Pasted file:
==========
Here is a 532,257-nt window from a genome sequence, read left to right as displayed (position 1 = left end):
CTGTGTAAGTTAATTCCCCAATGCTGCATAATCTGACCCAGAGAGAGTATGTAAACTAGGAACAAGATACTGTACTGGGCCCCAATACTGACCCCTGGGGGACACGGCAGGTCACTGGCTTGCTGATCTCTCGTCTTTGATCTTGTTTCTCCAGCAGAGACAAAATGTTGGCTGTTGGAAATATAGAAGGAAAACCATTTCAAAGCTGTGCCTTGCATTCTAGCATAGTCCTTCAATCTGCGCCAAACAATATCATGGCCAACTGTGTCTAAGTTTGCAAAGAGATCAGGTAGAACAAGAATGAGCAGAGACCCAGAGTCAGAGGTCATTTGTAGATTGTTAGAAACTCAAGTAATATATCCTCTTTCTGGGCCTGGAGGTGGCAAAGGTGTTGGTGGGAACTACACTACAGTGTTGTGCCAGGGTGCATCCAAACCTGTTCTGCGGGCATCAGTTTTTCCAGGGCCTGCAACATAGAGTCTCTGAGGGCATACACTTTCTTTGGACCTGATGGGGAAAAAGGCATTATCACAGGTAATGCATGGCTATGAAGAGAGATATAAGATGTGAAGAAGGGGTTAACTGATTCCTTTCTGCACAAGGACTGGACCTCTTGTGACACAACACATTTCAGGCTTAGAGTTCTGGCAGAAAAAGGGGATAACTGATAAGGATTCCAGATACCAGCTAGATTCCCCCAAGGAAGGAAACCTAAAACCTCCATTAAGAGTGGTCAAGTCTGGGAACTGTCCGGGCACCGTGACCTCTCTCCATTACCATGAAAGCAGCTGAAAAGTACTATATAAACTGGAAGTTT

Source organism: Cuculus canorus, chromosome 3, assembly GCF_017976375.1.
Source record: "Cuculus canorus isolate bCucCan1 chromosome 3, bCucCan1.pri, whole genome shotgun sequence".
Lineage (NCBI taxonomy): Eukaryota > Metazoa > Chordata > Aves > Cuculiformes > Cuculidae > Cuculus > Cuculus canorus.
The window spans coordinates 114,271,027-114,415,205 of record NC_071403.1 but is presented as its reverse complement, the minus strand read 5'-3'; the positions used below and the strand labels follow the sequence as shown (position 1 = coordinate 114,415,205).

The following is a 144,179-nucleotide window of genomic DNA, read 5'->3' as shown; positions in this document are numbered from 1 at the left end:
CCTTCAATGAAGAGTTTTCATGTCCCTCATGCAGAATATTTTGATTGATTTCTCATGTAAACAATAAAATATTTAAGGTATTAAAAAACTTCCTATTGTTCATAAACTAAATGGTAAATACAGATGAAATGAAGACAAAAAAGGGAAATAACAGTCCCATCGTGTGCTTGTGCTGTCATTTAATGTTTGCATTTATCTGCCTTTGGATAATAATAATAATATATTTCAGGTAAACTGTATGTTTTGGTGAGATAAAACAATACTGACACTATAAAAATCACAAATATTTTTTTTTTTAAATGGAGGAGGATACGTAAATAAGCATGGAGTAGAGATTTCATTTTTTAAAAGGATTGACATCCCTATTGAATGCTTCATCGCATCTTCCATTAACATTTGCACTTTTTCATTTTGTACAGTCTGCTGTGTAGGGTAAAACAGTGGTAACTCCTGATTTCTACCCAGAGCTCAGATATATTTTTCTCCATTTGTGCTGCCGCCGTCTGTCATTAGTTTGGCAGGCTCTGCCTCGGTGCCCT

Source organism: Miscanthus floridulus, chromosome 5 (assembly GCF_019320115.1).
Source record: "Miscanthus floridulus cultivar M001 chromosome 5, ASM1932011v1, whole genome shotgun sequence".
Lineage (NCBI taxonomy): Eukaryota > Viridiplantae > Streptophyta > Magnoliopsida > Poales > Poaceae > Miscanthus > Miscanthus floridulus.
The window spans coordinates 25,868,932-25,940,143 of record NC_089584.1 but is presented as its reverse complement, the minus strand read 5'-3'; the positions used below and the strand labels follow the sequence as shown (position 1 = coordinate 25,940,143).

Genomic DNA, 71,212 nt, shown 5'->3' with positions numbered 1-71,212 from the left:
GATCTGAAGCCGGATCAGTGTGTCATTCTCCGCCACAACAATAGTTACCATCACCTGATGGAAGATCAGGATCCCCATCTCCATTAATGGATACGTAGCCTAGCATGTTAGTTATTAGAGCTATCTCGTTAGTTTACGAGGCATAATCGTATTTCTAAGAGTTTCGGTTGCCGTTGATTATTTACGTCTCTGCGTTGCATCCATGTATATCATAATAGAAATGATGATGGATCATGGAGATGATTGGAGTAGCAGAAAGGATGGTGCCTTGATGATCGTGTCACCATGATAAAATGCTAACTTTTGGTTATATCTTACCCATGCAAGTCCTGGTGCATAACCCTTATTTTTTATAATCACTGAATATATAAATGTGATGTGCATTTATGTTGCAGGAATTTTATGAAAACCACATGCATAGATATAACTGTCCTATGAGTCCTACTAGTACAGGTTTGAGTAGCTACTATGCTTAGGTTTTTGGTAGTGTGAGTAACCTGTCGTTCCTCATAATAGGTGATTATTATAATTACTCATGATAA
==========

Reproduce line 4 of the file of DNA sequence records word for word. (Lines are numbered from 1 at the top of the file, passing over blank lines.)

Source record: "Cuculus canorus isolate bCucCan1 chromosome 3, bCucCan1.pri, whole genome shotgun sequence".